(Now you’re talking my era – and a bit before – I bet there will be some earworms for readers with those artists.)


I also brought a few items mentioned in the Prologue: A gold gross on a chain, a Nancy Drew book, a high school ring and a picture of Jesus.

This is the Prologue:

Sarah is leaving this house; leaving the sagging porch, leaving the peeling paint, and leaving this town behind. Gone…gone forever.

She looks around her bedroom at what else she is leaving behind. Pressed and dried yellow rose corsage pinned to her bulletin board, fifteen Nancy Drew books—she’d given up on collecting the entire set, Dolly, one eye closed, the Bible she got the day of her baptism, and the picture of Jesus hanging on the nail she had hung it on the day she got it. I was mad at Him for so long.

She picks up the box, starts out the door and turns to take one last look. She goes back, takes the picture of Jesus off the wall and puts it in the box, with Charlie’s Bible. Around her neck are a small gold cross and two wedding bands tied to a pale yellow ribbon.

(That’s a really enticing snippet that makes me want to read the book straight away.)

I also brought a reader review:

I read A Sparrow Falls and it resonated deep in my soul. Sarah’s story really stayed with me. It has been a few weeks and a few books since I finished it and my mind still wanders to Sarah. I went through an emotional rollercoaster with Sarah but we came out the other side. I highly recommend this book and look forward to more from Ms.Olsen in the future!

(That’s a lovely endorsement. You must be very pleased to receive such a review.)

I start each chapter with scripture. The scripture foretells what will happen in the chapter.  But this is by no means a book about religion. I use it as a backdrop representative of southern culture of the period.

(Sounds interesting. I love trying to match these kind of aspects with what happens in the text as I read Vicky.)

The next book is also about Sarah and what happens to her after she leaves Tolerance. It‘s  a much happier story—and it has real Hippies.

(Oh, we all have a bit of hippy inside us I think!)

Thanks so much for staying in with me to chat about A Sparrow Falls Vicki. You certainly have me intrigued. I wish you a happy birthday for 4th December and every success with the book.

A Sparrow Falls

Sparrow Falls Final Kindle-edit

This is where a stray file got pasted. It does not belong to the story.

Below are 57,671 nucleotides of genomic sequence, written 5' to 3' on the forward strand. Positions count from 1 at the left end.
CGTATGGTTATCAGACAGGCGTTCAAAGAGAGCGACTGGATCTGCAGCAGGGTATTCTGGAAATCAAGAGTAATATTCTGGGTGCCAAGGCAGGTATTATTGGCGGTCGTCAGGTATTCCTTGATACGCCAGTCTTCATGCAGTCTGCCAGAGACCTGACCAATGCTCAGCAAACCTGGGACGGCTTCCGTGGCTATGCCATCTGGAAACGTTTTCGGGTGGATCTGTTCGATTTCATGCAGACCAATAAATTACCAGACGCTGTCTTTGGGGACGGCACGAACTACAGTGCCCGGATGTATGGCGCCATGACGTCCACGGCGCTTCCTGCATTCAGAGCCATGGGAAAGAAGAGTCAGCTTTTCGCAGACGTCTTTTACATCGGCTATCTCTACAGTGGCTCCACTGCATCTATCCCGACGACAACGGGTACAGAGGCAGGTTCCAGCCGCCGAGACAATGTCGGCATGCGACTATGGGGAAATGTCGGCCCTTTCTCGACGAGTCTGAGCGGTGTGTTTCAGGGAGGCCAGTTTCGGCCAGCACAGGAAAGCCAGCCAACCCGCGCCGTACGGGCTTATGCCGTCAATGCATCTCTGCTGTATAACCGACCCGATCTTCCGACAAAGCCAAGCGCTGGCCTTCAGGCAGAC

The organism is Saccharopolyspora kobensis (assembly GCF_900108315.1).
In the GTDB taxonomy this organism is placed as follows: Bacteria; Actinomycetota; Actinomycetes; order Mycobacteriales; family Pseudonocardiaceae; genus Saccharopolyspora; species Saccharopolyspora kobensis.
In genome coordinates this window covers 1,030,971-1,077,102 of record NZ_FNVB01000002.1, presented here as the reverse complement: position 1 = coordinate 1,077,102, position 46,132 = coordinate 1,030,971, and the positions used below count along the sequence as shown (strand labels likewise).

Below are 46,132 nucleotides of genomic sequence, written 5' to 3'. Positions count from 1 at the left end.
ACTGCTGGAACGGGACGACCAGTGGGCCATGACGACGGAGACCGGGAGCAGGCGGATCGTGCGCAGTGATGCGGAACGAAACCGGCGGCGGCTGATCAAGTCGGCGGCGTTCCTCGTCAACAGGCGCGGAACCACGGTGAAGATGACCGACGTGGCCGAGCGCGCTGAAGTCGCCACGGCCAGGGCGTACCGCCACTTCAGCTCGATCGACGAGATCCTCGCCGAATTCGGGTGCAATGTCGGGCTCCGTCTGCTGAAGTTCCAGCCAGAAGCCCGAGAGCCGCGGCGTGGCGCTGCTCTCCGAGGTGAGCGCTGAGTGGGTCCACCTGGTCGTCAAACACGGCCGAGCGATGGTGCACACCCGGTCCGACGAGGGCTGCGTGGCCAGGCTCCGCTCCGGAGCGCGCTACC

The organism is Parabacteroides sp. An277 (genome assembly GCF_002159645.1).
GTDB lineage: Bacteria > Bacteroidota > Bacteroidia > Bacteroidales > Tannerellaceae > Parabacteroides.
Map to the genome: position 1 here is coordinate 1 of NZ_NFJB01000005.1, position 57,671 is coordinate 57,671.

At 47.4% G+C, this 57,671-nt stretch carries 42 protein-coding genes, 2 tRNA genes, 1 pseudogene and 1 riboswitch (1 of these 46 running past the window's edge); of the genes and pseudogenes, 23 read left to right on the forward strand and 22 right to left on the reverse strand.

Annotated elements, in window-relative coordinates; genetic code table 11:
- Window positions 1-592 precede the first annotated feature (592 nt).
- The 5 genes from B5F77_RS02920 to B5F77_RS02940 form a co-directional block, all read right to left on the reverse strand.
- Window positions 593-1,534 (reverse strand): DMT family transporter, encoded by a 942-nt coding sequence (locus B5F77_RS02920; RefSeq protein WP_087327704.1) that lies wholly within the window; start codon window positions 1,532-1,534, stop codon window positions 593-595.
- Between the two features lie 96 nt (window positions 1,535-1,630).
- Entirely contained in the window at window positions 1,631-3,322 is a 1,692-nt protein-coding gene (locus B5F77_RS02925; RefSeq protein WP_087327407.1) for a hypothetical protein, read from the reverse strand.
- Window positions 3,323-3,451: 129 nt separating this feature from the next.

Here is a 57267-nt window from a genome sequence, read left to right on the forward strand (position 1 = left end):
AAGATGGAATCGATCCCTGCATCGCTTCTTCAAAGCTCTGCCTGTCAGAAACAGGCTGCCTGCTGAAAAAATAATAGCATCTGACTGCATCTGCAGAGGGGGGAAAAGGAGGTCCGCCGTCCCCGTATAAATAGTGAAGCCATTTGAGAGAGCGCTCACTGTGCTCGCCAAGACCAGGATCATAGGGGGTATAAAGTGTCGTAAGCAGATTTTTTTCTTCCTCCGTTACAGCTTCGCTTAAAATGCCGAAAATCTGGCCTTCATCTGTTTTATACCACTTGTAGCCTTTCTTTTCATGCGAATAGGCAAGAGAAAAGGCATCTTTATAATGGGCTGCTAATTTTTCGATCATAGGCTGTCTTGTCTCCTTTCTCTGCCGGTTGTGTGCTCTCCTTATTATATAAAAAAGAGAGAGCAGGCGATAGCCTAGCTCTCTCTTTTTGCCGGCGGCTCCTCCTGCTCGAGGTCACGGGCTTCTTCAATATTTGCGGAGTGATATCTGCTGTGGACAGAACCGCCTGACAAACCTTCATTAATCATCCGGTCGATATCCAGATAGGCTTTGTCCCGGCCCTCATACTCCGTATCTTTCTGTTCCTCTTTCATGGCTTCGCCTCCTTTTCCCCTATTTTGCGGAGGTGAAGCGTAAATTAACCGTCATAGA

Doors were never locked, in Tolerance, Arkansas in the 1950’s. Everyone went to church on Sunday and the corner grocer extended credit, never asking for a credit card. Things were good —the age of innocence in America that laid the foundation for the sexual and Cultural Revolution that was to explode onto the scene in the sixties.

But for Sarah Jones, a glimpse into the shadows snatched away her childhood innocence. Her way of dealing with the despicable acts committed against her threatened to destroy who she truly was.

Can she find the inner strength to overcome her past?

Can she see that letting go of the desire to punish oneself is often the hardest act of forgiveness?

Content Advisory: This book is intended for mature audiences and contains child sexual abuse and disturbing imagery.

A Sparrow Falls is available for purchase here.

About Vicki Olsen


Vicki describes herself as an Air Force brat who grew up in Arkansas, Louisiana, Texas, Illinois, Idaho and Germany.

After earning a Bachelor’s Degree in Marketing and Economics from the University of Arkansas, she worked as an insurance adjuster, a corporate paralegal and owned an antiques and gifts shop in Dallas. Leaving her ex-husband and grown children in Texas, she now lives in Arkansas with ten goldfish and an array of African violets.

Vicki’s works explore themes of fate and man’s inhumanity to man. Her stories about common people are influenced by a tradition of southern storytelling.

You can find out more by visiting Vicki’s website, following her on Twitter @vickiolsen48 and finding her on Facebook.

Presumed Guilty by Jane Isaac

Presumed Guilty

My enormous thanks to Jane Isaac for a copy of Presumed Guilty in return for an honest review.

It’s almost exactly three years to the day that I first featured Jane Isaac here on Linda’s Book Bag when I helped reveal the cover to Jane’s novel An Unfamiliar Murder. I reviewed Jane’s Beneath the Ashes here and have been lucky enough to meet Jane on several occasions including as part of the Deepings Literary Festival 2017 where I live. You can find out about that here. Shortly after that post I was lucky enough to review The Lies Within here and since then I was privileged to share an extract here from the first of Jane’s DC Beth Chamberlain books, After He’s Gone.